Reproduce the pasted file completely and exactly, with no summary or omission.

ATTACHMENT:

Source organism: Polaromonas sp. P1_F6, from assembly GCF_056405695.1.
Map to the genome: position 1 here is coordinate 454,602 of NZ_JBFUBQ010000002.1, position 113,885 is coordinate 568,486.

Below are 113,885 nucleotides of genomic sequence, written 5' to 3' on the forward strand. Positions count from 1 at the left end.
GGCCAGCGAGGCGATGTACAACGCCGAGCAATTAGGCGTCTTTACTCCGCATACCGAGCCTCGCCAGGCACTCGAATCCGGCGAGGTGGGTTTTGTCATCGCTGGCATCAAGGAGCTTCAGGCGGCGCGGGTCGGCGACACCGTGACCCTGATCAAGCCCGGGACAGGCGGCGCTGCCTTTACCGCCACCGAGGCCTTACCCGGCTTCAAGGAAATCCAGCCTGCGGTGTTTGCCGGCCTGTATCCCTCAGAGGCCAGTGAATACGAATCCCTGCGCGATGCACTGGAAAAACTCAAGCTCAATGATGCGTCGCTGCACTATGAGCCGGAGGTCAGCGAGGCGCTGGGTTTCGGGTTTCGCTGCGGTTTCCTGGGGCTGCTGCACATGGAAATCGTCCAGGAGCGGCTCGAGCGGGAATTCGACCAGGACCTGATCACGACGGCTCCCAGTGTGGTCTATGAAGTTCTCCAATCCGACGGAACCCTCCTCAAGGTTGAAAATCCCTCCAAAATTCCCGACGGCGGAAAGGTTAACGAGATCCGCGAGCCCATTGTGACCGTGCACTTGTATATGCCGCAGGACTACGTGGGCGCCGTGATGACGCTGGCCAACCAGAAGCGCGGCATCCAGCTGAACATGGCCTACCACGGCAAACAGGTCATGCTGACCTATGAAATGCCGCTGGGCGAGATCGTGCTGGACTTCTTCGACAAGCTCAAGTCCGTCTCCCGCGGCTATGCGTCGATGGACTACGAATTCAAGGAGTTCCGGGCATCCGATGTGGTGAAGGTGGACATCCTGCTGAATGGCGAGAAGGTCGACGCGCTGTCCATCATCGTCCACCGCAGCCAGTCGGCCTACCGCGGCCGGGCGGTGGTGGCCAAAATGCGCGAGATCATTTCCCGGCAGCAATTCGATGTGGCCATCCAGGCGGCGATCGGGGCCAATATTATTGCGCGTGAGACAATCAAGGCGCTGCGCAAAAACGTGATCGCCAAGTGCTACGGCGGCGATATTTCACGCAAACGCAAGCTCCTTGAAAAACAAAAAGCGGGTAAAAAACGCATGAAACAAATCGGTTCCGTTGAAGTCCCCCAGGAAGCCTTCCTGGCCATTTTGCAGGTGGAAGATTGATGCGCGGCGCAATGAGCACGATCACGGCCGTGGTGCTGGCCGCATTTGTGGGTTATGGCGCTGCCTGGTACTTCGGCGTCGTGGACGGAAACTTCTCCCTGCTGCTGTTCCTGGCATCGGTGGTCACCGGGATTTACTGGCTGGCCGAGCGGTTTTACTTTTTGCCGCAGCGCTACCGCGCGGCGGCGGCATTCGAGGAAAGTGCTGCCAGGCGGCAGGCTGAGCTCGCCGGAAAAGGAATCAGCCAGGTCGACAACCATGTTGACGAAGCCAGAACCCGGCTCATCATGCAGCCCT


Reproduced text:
Source organism: Polaromonas sp. P1_F6, from assembly GCF_056405695.1.
Map to the genome: position 1 here is coordinate 454,602 of NZ_JBFUBQ010000002.1, position 113,885 is coordinate 568,486.

Below are 113,885 nucleotides of genomic sequence, written 5' to 3' on the forward strand. Positions count from 1 at the left end.
GGCCAGCGAGGCGATGTACAACGCCGAGCAATTAGGCGTCTTTACTCCGCATACCGAGCCTCGCCAGGCACTCGAATCCGGCGAGGTGGGTTTTGTCATCGCTGGCATCAAGGAGCTTCAGGCGGCGCGGGTCGGCGACACCGTGACCCTGATCAAGCCCGGGACAGGCGGCGCTGCCTTTACCGCCACCGAGGCCTTACCCGGCTTCAAGGAAATCCAGCCTGCGGTGTTTGCCGGCCTGTATCCCTCAGAGGCCAGTGAATACGAATCCCTGCGCGATGCACTGGAAAAACTCAAGCTCAATGATGCGTCGCTGCACTATGAGCCGGAGGTCAGCGAGGCGCTGGGTTTCGGGTTTCGCTGCGGTTTCCTGGGGCTGCTGCACATGGAAATCGTCCAGGAGCGGCTCGAGCGGGAATTCGACCAGGACCTGATCACGACGGCTCCCAGTGTGGTCTATGAAGTTCTCCAATCCGACGGAACCCTCCTCAAGGTTGAAAATCCCTCCAAAATTCCCGACGGCGGAAAGGTTAACGAGATCCGCGAGCCCATTGTGACCGTGCACTTGTATATGCCGCAGGACTACGTGGGCGCCGTGATGACGCTGGCCAACCAGAAGCGCGGCATCCAGCTGAACATGGCCTACCACGGCAAACAGGTCATGCTGACCTATGAAATGCCGCTGGGCGAGATCGTGCTGGACTTCTTCGACAAGCTCAAGTCCGTCTCCCGCGGCTATGCGTCGATGGACTACGAATTCAAGGAGTTCCGGGCATCCGATGTGGTGAAGGTGGACATCCTGCTGAATGGCGAGAAGGTCGACGCGCTGTCCATCATCGTCCACCGCAGCCAGTCGGCCTACCGCGGCCGGGCGGTGGTGGCCAAAATGCGCGAGATCATTTCCCGGCAGCAATTCGATGTGGCCATCCAGGCGGCGATCGGGGCCAATATTATTGCGCGTGAGACAATCAAGGCGCTGCGCAAAAACGTGATCGCCAAGTGCTACGGCGGCGATATTTCACGCAAACGCAAGCTCCTTGAAAAACAAAAAGCGGGTAAAAAACGCATGAAACAAATCGGTTCCGTTGAAGTCCCCCAGGAAGCCTTCCTGGCCATTTTGCAGGTGGAAGATTGATGCGCGGCGCAATGAGCACGATCACGGCCGTGGTGCTGGCCGCATTTGTGGGTTATGGCGCTGCCTGGTACTTCGGCGTCGTGGACGGAAACTTCTCCCTGCTGCTGTTCCTGGCATCGGTGGTCACCGGGATTTACTGGCTGGCCGAGCGGTTTTACTTTTTGCCGCAGCGCTACCGCGCGGCGGCGGCATTCGAGGAAAGTGCTGCCAGGCGGCAGGCTGAGCTCGCCGGAAAAGGAATCAGCCAGGTCGACAACCATGTTGACGAAGCCAGAACCCGGCTCATCATGCAGCCCT